The second feature is that Chinese idioms with four-character structures are often employed during the subtitle translation. This has much to do with the constrained nature of audiovisual text. The application of idioms in translation can help save time and space while accurately transmitting the meaning of the source text. Also in the open course “Positive Psychology,” Ben-Shahar comments that many lectures, books, workshops and seminars on psychology lack substance. The English subtitles and the corresponding Chinese translation is:
Source: Very often, overpromising and underdelivering
Target: 通常都 言过其实 无法兑现
The words “overpromising” and “underdelivering” are translated into Chinese verbs as “言过其实” and “无法兑现.” The four-word phrases help save space on the screen while transmitting the original meaning to a large extent. Additionally, the conversion of adjectives into verbs accords with the conventional expression of the target text.
Another feature is the free and casual translation of informal language in open courses. Unlike conversations between characters in films or television series, most of the lectures are monologues of the lecturers in class. Domain-specific terminology is frequently used together with colloquial expressions to give examples or tell stories. When translating this kind of informal language, it seems the translators are a little more daring. Again, in the Harvard open course “Positive Psychology,” when Ben-Shahar explains that some books or seminars advocate such concepts as “five things to be happy” or “one secret of success,” which are overpromising and underdelivering, the subtitles are:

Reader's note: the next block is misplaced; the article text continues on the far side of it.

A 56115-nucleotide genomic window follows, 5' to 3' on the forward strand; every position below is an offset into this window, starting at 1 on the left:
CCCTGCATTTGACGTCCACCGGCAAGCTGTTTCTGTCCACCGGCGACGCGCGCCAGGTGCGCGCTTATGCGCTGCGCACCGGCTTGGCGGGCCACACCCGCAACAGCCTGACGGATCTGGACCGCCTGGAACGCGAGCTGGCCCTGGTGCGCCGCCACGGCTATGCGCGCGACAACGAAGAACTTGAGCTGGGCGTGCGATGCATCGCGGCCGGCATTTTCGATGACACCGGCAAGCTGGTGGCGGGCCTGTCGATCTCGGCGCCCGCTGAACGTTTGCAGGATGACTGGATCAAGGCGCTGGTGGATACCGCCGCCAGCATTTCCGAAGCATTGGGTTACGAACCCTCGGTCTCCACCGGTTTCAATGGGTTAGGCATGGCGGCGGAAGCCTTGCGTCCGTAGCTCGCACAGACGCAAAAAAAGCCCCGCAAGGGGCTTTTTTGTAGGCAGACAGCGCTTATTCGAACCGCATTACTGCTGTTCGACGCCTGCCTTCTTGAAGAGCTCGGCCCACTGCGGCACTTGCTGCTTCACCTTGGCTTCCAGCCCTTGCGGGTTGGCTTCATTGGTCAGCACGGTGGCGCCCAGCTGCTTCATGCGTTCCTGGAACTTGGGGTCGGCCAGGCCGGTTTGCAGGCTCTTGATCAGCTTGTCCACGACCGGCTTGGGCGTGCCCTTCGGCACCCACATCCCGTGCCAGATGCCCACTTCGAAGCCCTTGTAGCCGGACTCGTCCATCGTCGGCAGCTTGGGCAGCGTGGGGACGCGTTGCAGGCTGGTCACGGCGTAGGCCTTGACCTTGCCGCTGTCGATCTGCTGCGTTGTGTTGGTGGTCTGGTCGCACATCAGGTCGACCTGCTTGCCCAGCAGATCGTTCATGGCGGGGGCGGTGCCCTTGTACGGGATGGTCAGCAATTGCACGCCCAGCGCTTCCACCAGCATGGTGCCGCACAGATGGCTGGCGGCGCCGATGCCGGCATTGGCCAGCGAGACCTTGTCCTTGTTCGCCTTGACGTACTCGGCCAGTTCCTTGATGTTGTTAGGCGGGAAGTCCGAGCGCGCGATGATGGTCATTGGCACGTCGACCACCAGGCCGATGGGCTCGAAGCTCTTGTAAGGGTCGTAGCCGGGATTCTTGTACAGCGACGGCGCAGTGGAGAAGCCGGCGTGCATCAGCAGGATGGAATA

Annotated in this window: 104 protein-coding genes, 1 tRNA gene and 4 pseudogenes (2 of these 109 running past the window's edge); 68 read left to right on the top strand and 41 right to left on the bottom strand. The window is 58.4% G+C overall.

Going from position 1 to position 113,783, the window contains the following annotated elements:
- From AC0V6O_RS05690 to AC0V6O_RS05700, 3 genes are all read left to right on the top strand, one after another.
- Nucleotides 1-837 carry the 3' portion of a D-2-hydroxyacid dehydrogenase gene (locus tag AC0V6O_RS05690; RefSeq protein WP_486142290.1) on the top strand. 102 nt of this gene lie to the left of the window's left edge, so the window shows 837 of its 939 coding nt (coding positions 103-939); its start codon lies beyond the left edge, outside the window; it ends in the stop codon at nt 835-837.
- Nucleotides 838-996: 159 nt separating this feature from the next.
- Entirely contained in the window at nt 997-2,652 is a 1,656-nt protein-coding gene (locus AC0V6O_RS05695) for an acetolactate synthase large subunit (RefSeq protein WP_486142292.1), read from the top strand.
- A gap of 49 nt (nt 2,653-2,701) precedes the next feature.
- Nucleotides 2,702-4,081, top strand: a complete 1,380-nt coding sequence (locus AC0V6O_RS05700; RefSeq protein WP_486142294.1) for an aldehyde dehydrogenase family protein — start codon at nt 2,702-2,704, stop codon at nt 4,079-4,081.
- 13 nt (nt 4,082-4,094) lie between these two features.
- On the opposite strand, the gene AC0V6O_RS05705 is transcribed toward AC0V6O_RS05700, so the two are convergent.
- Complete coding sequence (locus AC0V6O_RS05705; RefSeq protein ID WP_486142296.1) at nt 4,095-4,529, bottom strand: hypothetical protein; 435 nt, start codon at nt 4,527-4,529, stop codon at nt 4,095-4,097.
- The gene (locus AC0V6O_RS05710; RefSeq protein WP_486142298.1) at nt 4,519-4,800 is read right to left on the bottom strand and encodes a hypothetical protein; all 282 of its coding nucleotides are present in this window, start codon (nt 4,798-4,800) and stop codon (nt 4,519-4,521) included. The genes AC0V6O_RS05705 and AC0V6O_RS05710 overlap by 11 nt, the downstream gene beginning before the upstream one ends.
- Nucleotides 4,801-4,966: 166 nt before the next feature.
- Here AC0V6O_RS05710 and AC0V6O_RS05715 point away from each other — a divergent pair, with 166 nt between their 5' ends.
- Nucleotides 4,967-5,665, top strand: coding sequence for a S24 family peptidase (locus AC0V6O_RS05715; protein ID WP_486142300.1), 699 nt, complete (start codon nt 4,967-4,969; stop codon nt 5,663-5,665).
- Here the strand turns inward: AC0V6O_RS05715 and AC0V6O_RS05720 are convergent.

Source: So these are five things you need to know to be happy
Target: 比如, 快乐的五个关键
(For example, the five key points to be happy)
From the literal meaning of the original subtitles, coupled with the body language of the professor, (Figure 3) it seems that he is emphasizing five things that the students need to know to become happy. For the Chinese viewers of the open course who rely so much on subtitle translation, if the original subtitle is translated literally as “这些是你获得快乐需要知道的五件事情,” this would be quite confusing for them. They will expect to know the list of these five things, but will not find it anywhere in the lecture. Therefore, the translators, who likely read the script of the whole lecture before translation and understand the context, translate the phrase by adding words such as “比如,” which means “for example” in Chinese. This avoids misunderstanding on one side and makes the translation of the whole text more coherent on the other side.
As Ding Lei, CEO of NetEase pointed out at the China Mobile Internet Conference in 2011, NetEase has met up with a bottleneck in open course translation. There were an inadequate number of translators who were qualified for the translation of open course subtitles, especially those in less universally used foreign languages in China. Many viewers were urging NetEase to speed up the translation of their favorite open courses. Due to this, NetEase initiated voting at the bottom of its homepage, inviting its viewers to choose which existing open course should be translated more quickly. The top five courses voted up by viewers in each period would be listed as a priority for translation. However, this did not solve the problems at their source.